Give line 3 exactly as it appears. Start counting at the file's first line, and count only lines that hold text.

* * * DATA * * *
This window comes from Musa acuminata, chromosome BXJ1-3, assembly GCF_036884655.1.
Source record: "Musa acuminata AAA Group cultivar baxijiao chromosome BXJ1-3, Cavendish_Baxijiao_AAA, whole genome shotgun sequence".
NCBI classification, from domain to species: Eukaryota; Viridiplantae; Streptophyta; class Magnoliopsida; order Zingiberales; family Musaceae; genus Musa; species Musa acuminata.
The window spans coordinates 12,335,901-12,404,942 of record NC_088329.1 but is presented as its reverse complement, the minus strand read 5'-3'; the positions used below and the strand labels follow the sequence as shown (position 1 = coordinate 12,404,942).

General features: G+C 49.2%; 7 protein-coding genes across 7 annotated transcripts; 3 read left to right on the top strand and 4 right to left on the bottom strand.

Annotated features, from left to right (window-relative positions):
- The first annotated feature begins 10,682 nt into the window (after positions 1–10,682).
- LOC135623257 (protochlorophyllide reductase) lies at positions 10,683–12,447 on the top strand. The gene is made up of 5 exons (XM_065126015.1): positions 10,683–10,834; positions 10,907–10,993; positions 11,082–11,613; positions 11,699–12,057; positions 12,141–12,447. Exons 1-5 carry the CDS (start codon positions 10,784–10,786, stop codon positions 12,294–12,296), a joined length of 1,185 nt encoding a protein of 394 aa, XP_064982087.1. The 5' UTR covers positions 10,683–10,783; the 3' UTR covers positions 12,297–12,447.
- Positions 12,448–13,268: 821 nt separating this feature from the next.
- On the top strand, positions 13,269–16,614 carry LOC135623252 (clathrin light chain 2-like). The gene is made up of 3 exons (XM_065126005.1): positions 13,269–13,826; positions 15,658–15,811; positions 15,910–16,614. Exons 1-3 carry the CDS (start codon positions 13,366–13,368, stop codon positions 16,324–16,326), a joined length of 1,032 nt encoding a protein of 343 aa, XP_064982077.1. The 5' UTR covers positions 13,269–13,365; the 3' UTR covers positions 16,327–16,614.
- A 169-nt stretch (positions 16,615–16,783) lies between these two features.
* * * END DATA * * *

NCBI classification, from domain to species: Eukaryota; Viridiplantae; Streptophyta; class Magnoliopsida; order Zingiberales; family Musaceae; genus Musa; species Musa acuminata.